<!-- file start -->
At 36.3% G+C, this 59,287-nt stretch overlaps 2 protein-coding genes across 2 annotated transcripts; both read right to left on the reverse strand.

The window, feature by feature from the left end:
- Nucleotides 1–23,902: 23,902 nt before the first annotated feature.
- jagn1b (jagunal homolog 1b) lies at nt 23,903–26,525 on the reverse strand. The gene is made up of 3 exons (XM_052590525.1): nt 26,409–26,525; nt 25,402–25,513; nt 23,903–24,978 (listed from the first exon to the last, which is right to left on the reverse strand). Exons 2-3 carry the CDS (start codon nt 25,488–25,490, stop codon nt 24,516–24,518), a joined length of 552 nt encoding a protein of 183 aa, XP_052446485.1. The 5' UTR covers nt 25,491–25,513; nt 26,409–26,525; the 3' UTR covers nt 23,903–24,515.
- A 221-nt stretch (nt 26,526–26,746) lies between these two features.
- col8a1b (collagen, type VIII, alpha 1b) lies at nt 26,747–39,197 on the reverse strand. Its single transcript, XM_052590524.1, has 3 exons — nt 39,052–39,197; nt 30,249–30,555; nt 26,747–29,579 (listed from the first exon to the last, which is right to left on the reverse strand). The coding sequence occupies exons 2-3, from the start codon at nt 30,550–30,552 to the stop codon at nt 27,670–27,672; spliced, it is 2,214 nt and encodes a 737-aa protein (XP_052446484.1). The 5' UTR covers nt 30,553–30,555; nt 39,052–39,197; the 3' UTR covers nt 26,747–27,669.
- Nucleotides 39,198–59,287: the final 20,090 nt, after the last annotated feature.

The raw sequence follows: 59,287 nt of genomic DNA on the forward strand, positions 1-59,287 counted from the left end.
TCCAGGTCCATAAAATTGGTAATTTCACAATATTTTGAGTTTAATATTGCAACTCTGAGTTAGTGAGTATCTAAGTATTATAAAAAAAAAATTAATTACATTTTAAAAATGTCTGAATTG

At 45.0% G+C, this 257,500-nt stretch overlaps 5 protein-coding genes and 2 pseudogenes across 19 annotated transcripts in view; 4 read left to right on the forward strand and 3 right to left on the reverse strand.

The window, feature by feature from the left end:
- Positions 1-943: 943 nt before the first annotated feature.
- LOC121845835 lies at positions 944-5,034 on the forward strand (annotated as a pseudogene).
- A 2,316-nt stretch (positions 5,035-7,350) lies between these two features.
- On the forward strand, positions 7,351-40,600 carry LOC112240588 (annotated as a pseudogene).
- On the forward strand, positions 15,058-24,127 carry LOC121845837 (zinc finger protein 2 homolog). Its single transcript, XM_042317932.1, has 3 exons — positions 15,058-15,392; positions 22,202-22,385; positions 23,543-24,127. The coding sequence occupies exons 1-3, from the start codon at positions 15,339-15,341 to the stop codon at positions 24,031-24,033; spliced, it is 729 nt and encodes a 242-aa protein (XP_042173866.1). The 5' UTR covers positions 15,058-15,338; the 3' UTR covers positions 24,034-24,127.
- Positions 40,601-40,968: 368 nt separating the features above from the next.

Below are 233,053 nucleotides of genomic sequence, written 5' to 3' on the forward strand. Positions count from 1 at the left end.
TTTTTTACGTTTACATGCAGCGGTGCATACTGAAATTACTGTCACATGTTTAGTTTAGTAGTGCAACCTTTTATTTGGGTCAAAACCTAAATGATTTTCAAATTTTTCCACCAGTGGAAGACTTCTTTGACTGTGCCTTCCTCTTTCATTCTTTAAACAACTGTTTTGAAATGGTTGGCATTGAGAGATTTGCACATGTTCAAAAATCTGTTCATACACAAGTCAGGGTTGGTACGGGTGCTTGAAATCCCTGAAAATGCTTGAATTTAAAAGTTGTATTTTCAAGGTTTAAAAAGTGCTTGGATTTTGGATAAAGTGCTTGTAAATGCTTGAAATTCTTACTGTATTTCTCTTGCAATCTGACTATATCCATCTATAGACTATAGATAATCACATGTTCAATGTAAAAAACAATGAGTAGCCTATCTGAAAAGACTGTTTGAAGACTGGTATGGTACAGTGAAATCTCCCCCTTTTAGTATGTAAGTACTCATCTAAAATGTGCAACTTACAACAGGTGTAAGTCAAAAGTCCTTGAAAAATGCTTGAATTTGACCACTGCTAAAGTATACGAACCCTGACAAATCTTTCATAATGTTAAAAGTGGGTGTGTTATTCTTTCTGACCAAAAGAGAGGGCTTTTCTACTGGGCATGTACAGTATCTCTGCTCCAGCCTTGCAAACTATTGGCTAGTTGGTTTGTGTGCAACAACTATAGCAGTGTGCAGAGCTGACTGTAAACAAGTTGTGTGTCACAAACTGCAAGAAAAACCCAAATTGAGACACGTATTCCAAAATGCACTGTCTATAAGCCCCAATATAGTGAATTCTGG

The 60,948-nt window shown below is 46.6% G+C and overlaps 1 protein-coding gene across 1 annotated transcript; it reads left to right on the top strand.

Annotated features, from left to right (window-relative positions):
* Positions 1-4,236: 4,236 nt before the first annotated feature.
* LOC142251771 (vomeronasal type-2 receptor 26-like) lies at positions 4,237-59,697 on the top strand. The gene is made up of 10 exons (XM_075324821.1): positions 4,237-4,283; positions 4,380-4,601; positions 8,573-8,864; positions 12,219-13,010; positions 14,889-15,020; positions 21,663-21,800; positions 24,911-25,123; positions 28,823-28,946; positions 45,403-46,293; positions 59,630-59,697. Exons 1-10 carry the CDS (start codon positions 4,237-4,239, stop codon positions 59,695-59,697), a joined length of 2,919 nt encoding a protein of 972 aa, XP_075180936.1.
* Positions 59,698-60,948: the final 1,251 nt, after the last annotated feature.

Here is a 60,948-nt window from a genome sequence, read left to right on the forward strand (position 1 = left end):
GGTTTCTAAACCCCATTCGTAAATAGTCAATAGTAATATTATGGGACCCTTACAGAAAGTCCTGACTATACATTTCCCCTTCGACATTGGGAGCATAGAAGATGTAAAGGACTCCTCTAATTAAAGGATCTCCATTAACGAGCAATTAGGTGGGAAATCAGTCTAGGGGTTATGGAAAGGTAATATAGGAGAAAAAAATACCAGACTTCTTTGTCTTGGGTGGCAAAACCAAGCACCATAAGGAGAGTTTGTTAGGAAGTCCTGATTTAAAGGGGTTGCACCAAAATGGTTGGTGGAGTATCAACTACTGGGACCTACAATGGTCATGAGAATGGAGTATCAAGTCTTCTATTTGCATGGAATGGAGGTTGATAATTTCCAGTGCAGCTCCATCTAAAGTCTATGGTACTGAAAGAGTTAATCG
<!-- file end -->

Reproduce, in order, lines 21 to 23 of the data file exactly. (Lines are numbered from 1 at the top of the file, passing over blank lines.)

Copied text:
Annotated features, from left to right (window-relative positions):
* Positions 1-4,236: 4,236 nt before the first annotated feature.
* LOC142251771 (vomeronasal type-2 receptor 26-like) lies at positions 4,237-59,697 on the top strand. The gene is made up of 10 exons (XM_075324821.1): positions 4,237-4,283; positions 4,380-4,601; positions 8,573-8,864; positions 12,219-13,010; positions 14,889-15,020; positions 21,663-21,800; positions 24,911-25,123; positions 28,823-28,946; positions 45,403-46,293; positions 59,630-59,697. Exons 1-10 carry the CDS (start codon positions 4,237-4,239, stop codon positions 59,695-59,697), a joined length of 2,919 nt encoding a protein of 972 aa, XP_075180936.1.